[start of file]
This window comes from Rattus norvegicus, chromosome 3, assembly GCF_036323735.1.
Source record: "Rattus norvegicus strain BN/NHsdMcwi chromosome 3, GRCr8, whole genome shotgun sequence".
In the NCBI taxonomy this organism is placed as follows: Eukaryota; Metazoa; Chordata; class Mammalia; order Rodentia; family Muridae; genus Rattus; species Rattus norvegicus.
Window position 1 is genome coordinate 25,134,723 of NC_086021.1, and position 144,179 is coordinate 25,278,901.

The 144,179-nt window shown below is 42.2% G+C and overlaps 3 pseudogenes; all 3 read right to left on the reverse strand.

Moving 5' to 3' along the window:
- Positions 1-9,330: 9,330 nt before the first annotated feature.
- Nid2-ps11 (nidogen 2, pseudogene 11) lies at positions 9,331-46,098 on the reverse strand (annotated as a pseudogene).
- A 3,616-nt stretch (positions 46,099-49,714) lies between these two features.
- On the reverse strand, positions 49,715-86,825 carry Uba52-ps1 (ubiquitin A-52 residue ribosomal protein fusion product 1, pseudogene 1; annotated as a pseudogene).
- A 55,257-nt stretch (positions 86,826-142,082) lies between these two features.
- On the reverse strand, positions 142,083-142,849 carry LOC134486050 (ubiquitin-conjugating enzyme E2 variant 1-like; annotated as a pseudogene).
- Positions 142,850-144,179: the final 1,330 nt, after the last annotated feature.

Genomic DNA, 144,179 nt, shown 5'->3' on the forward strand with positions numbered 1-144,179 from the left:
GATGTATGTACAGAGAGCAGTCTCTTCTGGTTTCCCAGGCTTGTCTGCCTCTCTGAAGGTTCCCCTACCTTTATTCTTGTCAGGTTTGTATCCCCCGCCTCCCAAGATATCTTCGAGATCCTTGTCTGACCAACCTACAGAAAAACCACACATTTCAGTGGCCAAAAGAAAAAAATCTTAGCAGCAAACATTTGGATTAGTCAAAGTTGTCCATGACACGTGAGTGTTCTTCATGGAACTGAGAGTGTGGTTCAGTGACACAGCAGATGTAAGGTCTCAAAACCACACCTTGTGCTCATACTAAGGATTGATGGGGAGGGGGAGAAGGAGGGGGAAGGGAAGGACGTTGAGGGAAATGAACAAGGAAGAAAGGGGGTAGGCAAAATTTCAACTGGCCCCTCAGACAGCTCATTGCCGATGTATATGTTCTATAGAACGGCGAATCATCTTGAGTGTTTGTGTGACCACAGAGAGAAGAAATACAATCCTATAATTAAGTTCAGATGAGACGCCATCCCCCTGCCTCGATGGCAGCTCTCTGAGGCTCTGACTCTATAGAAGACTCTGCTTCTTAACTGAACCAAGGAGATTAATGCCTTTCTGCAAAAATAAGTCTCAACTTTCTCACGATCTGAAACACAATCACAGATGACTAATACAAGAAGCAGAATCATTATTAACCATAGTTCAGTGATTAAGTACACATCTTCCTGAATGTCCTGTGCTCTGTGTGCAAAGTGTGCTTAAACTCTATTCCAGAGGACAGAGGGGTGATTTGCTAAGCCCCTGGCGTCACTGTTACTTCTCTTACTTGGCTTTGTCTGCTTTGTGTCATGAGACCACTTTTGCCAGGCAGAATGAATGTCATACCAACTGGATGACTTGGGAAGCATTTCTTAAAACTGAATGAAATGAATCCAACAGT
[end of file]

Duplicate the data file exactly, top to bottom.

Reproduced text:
This window comes from Rattus norvegicus, chromosome 3, assembly GCF_036323735.1.
Source record: "Rattus norvegicus strain BN/NHsdMcwi chromosome 3, GRCr8, whole genome shotgun sequence".
In the NCBI taxonomy this organism is placed as follows: Eukaryota; Metazoa; Chordata; class Mammalia; order Rodentia; family Muridae; genus Rattus; species Rattus norvegicus.
Window position 1 is genome coordinate 25,134,723 of NC_086021.1, and position 144,179 is coordinate 25,278,901.

The 144,179-nt window shown below is 42.2% G+C and overlaps 3 pseudogenes; all 3 read right to left on the reverse strand.

Moving 5' to 3' along the window:
- Positions 1-9,330: 9,330 nt before the first annotated feature.
- Nid2-ps11 (nidogen 2, pseudogene 11) lies at positions 9,331-46,098 on the reverse strand (annotated as a pseudogene).
- A 3,616-nt stretch (positions 46,099-49,714) lies between these two features.
- On the reverse strand, positions 49,715-86,825 carry Uba52-ps1 (ubiquitin A-52 residue ribosomal protein fusion product 1, pseudogene 1; annotated as a pseudogene).
- A 55,257-nt stretch (positions 86,826-142,082) lies between these two features.
- On the reverse strand, positions 142,083-142,849 carry LOC134486050 (ubiquitin-conjugating enzyme E2 variant 1-like; annotated as a pseudogene).
- Positions 142,850-144,179: the final 1,330 nt, after the last annotated feature.

Genomic DNA, 144,179 nt, shown 5'->3' on the forward strand with positions numbered 1-144,179 from the left:
GATGTATGTACAGAGAGCAGTCTCTTCTGGTTTCCCAGGCTTGTCTGCCTCTCTGAAGGTTCCCCTACCTTTATTCTTGTCAGGTTTGTATCCCCCGCCTCCCAAGATATCTTCGAGATCCTTGTCTGACCAACCTACAGAAAAACCACACATTTCAGTGGCCAAAAGAAAAAAATCTTAGCAGCAAACATTTGGATTAGTCAAAGTTGTCCATGACACGTGAGTGTTCTTCATGGAACTGAGAGTGTGGTTCAGTGACACAGCAGATGTAAGGTCTCAAAACCACACCTTGTGCTCATACTAAGGATTGATGGGGAGGGGGAGAAGGAGGGGGAAGGGAAGGACGTTGAGGGAAATGAACAAGGAAGAAAGGGGGTAGGCAAAATTTCAACTGGCCCCTCAGACAGCTCATTGCCGATGTATATGTTCTATAGAACGGCGAATCATCTTGAGTGTTTGTGTGACCACAGAGAGAAGAAATACAATCCTATAATTAAGTTCAGATGAGACGCCATCCCCCTGCCTCGATGGCAGCTCTCTGAGGCTCTGACTCTATAGAAGACTCTGCTTCTTAACTGAACCAAGGAGATTAATGCCTTTCTGCAAAAATAAGTCTCAACTTTCTCACGATCTGAAACACAATCACAGATGACTAATACAAGAAGCAGAATCATTATTAACCATAGTTCAGTGATTAAGTACACATCTTCCTGAATGTCCTGTGCTCTGTGTGCAAAGTGTGCTTAAACTCTATTCCAGAGGACAGAGGGGTGATTTGCTAAGCCCCTGGCGTCACTGTTACTTCTCTTACTTGGCTTTGTCTGCTTTGTGTCATGAGACCACTTTTGCCAGGCAGAATGAATGTCATACCAACTGGATGACTTGGGAAGCATTTCTTAAAACTGAATGAAATGAATCCAACAGT